Eric Tataw Arrest Warrant For Fraud, Where is he now and what did he do? Stay with to get more update on this case.
Eric Tano Tataw, a Cameroonian national residing in the United States and notoriously known as the “garri master,” was taken into custody and is scheduled to make an appearance in court on September 8, 2023.
Recently, the Department of Homeland Security (DHS) submitted a criminal complaint to the Maryland District Court, asking for a warrant to be issued for his arrest.
Kyle Zraggen, a special agent with Homeland Security Investigations who has been investigating Eric Tataw’s National Telegraph, has produced an affidavit in which he accuses Tataw of “tampering with a witness with the intent to influence the testimony of Witness I before the grand jury in an official proceeding.” Zraggen’s allegations are contained in the affidavit that Tataw provided.
On September 1, he submitted an affidavit to the Maryland District Court requesting for an arrest warrant to be issued against the pro-Amazonian protagonist.
This individual is widely renowned for ordering the chopping off of the hands and limbs of CDC workers in a technique that he referred to as “garri.”
It is alleged that Tataw attempted to bribe a witness in order to prevent them from testifying before the DHS’ grand jury on the sums of money that Tataw borrowed in 2020 and 2021 on behalf of his media company, National Telegraph.
Eric Tataw Investigated For Loan Fraud
Tataw has been the subject of an investigation by Homeland Security Investigations (HSI), a specialized division of the Department of Homeland Security, regarding claims of wire fraud and Paycheck Protection Program (PPP) loan fraud.
Tataw alleged that the money was intended to pay his employees at National Telegraph, a media company that he formed back in Cameroon, and borrowed more than 163,000 dollars (about 99.7 million FCFA) from the PPP in the years 2020 and 2021. Tataw was president of the PPP at the time.
According to the allegations made by the investigators, Tataw lied to the investigators about the number of people working at National Telegraph, the amount of money his employees were paid each month, and the amount of money the company reportedly created in order to receive the loan.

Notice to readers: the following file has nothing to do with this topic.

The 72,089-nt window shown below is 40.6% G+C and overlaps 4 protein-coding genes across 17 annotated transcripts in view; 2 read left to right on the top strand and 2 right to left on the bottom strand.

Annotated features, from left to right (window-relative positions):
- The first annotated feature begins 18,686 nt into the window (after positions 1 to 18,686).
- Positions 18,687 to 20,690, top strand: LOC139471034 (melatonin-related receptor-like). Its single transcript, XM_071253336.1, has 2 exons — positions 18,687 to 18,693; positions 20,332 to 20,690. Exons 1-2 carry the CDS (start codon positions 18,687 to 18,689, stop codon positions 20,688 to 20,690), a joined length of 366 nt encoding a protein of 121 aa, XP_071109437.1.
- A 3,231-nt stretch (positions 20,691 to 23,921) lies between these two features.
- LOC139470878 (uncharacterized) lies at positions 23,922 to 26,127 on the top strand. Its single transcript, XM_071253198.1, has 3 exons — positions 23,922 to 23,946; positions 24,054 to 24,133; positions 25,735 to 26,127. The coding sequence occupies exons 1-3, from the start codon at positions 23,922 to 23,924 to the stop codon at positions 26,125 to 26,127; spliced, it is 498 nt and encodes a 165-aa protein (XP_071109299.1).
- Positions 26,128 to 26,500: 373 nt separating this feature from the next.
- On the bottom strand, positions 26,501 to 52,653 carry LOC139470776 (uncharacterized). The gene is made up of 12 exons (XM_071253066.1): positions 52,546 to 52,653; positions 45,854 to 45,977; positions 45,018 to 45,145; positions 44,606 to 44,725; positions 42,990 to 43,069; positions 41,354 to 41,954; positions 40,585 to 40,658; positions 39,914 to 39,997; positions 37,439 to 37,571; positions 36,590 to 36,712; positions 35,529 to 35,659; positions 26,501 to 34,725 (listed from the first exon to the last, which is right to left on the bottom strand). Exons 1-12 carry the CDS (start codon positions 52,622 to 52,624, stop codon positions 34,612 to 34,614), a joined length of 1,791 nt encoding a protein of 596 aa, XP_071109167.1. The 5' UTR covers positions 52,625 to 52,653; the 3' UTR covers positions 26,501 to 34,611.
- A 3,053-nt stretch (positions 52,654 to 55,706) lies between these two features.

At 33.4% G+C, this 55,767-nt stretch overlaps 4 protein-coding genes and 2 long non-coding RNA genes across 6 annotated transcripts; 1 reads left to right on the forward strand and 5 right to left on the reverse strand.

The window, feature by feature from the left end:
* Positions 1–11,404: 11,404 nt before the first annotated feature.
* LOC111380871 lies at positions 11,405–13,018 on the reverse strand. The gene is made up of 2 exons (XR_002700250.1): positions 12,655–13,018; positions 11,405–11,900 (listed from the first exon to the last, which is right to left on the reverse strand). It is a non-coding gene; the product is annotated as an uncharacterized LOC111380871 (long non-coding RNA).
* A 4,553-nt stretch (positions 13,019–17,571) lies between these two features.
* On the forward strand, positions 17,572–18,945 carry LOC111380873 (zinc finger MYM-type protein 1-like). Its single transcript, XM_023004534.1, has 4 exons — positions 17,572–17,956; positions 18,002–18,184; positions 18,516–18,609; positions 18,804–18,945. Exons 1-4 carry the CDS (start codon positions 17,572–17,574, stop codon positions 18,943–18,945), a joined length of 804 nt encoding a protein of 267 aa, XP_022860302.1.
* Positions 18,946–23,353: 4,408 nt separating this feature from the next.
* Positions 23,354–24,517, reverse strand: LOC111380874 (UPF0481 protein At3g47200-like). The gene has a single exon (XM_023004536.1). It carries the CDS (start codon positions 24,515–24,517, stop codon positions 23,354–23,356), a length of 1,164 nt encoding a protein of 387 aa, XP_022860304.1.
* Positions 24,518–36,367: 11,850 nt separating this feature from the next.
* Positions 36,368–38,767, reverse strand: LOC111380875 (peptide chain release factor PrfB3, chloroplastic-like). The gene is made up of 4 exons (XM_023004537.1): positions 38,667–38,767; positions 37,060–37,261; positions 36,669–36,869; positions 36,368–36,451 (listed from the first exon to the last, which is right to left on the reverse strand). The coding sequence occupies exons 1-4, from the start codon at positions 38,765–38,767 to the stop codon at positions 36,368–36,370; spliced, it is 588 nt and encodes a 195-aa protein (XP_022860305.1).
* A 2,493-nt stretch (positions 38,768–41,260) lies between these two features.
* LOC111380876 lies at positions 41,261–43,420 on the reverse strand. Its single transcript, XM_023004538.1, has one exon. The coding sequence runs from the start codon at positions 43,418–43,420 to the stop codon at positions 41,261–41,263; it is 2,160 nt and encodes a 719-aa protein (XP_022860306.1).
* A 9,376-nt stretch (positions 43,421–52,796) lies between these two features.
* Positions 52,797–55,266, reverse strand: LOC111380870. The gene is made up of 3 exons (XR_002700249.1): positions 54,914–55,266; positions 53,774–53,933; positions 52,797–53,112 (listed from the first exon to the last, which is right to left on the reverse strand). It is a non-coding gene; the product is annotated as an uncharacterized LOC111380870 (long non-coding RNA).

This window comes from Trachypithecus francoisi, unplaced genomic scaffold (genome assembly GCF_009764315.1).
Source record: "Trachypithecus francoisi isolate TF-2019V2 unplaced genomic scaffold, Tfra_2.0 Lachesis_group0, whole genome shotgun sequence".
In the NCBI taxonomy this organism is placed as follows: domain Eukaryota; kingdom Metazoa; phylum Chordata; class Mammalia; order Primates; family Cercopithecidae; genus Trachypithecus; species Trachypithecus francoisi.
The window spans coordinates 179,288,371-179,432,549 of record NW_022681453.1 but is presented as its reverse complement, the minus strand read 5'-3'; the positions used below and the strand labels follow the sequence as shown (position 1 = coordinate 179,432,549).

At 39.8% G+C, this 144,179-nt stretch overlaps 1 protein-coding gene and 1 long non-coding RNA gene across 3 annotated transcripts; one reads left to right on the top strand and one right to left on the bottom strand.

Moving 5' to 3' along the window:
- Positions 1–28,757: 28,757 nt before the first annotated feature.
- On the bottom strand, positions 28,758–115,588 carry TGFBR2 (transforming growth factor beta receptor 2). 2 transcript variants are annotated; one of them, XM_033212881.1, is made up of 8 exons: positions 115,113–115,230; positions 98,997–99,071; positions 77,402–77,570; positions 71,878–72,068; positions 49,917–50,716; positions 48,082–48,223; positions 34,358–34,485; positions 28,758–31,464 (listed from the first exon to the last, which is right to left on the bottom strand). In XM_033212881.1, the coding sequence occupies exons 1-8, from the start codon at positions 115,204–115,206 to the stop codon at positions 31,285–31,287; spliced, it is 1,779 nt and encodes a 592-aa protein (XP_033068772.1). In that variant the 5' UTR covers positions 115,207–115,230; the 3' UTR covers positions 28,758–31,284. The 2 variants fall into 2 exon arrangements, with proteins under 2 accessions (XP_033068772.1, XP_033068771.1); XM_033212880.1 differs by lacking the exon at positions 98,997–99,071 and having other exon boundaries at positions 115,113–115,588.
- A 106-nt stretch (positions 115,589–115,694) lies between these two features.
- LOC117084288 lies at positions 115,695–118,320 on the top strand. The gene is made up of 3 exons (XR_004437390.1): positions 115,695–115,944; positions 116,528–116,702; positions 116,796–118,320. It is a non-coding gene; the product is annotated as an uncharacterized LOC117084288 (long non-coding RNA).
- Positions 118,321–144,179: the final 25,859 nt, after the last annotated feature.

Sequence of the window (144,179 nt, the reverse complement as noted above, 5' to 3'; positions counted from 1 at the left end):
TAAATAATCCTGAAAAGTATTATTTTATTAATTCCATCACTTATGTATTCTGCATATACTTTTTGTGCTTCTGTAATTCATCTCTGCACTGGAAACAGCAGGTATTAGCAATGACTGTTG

According to the affidavit filed by HSI, “National Telegraph was approved for two PPP loans totaling over $163,000 in 2020 and 2021 as a result of the fraudulent applications.”
These loans were to be taken out in the years 2020 and 2021.
According to the report, “the evidence also indicates that Tataw used at least some of these funds on impermissible personal expenditures rather than payroll and business expenditures which are permitted by PPP rules and regulations,” the report continued.
“The evidence also indicates that Tataw used at least some of these funds on impermissible personal expenditures.”
If found guilty, Tataw could be sentenced to a maximum of 30 years in prison in accordance with the recently issued sentencing guidelines by the United States Department of Justice.
According to the criminal division of the Department of Justice, such scams are severe because they appropriate monies that are intended to benefit Americans who are struggling.
Assistant Attorney General Kenneth A. Polite, Jr. of the Justice Department’s Criminal Division stated that they are determined to identifying those who exploit the COVID-19 pandemic for their own advantage and holding them accountable for their actions.
“Our partners and the Criminal Division are committed to this effort,” he said. “These cases demonstrate that we are unwavering in our determination to prosecute those who have defrauded relief programs that were meant to help struggling Americans during the pandemic,” said the spokesperson for the Department of Justice.